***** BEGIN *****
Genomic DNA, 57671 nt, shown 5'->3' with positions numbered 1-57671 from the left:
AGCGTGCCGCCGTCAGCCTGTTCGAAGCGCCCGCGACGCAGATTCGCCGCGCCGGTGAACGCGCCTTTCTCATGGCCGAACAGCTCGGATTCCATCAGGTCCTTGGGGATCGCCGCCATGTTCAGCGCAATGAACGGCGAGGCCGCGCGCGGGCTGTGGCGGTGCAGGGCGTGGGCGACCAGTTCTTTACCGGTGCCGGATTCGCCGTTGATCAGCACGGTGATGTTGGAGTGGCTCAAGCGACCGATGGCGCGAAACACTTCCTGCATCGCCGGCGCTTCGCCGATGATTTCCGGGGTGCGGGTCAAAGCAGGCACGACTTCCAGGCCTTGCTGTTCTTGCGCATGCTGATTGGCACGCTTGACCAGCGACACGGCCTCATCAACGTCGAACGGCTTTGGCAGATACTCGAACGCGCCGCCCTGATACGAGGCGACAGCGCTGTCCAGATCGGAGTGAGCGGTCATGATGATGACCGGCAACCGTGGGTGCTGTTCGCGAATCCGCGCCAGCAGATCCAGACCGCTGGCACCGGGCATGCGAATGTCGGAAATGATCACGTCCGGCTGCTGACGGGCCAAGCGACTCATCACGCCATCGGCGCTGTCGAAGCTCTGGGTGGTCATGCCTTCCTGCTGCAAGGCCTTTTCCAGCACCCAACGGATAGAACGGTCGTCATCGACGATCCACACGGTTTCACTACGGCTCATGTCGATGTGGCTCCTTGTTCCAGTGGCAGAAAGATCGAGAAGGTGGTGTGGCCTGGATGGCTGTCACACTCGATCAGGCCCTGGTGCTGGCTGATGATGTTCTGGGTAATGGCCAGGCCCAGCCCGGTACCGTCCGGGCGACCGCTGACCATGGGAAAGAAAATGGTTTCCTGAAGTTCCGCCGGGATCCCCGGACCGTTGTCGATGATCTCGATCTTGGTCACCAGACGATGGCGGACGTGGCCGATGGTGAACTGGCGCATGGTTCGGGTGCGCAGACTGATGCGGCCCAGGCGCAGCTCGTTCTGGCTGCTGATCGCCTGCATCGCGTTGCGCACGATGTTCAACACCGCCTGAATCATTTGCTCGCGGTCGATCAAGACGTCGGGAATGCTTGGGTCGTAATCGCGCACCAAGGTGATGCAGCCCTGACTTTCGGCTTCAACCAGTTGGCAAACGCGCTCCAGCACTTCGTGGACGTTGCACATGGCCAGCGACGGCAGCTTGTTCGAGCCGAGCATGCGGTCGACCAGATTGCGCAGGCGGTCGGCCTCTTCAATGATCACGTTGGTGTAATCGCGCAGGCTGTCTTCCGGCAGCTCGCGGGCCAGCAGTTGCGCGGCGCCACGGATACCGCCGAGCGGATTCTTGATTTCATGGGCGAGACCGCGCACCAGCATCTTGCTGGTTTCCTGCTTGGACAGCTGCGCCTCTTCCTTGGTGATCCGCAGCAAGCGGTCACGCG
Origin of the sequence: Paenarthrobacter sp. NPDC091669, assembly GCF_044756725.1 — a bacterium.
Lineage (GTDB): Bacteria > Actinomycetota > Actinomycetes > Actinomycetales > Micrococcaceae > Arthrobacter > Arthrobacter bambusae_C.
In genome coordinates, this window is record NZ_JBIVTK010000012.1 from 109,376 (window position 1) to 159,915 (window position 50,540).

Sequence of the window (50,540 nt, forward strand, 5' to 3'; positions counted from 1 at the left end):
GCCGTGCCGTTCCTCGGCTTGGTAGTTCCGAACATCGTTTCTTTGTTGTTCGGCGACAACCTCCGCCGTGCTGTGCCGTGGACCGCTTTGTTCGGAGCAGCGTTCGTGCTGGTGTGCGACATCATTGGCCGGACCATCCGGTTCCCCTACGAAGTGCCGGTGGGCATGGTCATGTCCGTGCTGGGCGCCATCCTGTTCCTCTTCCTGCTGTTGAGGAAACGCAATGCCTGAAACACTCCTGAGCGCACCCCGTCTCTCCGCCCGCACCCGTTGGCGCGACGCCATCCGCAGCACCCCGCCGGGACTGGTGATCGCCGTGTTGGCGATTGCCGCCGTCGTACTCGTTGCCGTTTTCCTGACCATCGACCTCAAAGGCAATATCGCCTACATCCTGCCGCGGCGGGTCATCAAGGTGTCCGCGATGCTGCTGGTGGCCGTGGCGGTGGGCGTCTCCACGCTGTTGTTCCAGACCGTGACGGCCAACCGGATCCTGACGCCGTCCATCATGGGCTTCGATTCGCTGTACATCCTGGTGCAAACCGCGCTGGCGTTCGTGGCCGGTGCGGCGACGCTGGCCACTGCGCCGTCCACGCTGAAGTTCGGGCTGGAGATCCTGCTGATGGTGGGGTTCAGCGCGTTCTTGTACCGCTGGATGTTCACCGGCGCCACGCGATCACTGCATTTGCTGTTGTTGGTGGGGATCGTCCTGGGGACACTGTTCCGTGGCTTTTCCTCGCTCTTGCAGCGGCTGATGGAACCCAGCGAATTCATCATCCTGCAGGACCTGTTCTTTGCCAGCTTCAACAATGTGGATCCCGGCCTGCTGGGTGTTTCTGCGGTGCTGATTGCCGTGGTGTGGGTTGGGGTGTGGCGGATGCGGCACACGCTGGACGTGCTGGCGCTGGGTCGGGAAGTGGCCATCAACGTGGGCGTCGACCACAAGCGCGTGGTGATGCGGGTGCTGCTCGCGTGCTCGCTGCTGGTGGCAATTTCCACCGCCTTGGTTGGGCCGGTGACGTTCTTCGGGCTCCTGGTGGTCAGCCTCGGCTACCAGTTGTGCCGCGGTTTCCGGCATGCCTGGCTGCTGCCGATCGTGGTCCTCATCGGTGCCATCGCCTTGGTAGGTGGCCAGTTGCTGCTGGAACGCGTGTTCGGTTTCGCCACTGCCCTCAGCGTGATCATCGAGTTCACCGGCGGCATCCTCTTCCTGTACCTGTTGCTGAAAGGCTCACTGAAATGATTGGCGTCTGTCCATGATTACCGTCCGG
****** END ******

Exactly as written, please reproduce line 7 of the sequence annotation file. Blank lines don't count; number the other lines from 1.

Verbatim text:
GCCGTGCCGTTCCTCGGCTTGGTAGTTCCGAACATCGTTTCTTTGTTGTTCGGCGACAACCTCCGCCGTGCTGTGCCGTGGACCGCTTTGTTCGGAGCAGCGTTCGTGCTGGTGTGCGACATCATTGGCCGGACCATCCGGTTCCCCTACGAAGTGCCGGTGGGCATGGTCATGTCCGTGCTGGGCGCCATCCTGTTCCTCTTCCTGCTGTTGAGGAAACGCAATGCCTGAAACACTCCTGAGCGCACCCCGTCTCTCCGCCCGCACCCGTTGGCGCGACGCCATCCGCAGCACCCCGCCGGGACTGGTGATCGCCGTGTTGGCGATTGCCGCCGTCGTACTCGTTGCCGTTTTCCTGACCATCGACCTCAAAGGCAATATCGCCTACATCCTGCCGCGGCGGGTCATCAAGGTGTCCGCGATGCTGCTGGTGGCCGTGGCGGTGGGCGTCTCCACGCTGTTGTTCCAGACCGTGACGGCCAACCGGATCCTGACGCCGTCCATCATGGGCTTCGATTCGCTGTACATCCTGGTGCAAACCGCGCTGGCGTTCGTGGCCGGTGCGGCGACGCTGGCCACTGCGCCGTCCACGCTGAAGTTCGGGCTGGAGATCCTGCTGATGGTGGGGTTCAGCGCGTTCTTGTACCGCTGGATGTTCACCGGCGCCACGCGATCACTGCATTTGCTGTTGTTGGTGGGGATCGTCCTGGGGACACTGTTCCGTGGCTTTTCCTCGCTCTTGCAGCGGCTGATGGAACCCAGCGAATTCATCATCCTGCAGGACCTGTTCTTTGCCAGCTTCAACAATGTGGATCCCGGCCTGCTGGGTGTTTCTGCGGTGCTGATTGCCGTGGTGTGGGTTGGGGTGTGGCGGATGCGGCACACGCTGGACGTGCTGGCGCTGGGTCGGGAAGTGGCCATCAACGTGGGCGTCGACCACAAGCGCGTGGTGATGCGGGTGCTGCTCGCGTGCTCGCTGCTGGTGGCAATTTCCACCGCCTTGGTTGGGCCGGTGACGTTCTTCGGGCTCCTGGTGGTCAGCCTCGGCTACCAGTTGTGCCGCGGTTTCCGGCATGCCTGGCTGCTGCCGATCGTGGTCCTCATCGGTGCCATCGCCTTGGTAGGTGGCCAGTTGCTGCTGGAACGCGTGTTCGGTTTCGCCACTGCCCTCAGCGTGATCATCGAGTTCACCGGCGGCATCCTCTTCCTGTACCTGTTGCTGAAAGGCTCACTGAAATGATTGGCGTCTGTCCATGATTACCGTCCGG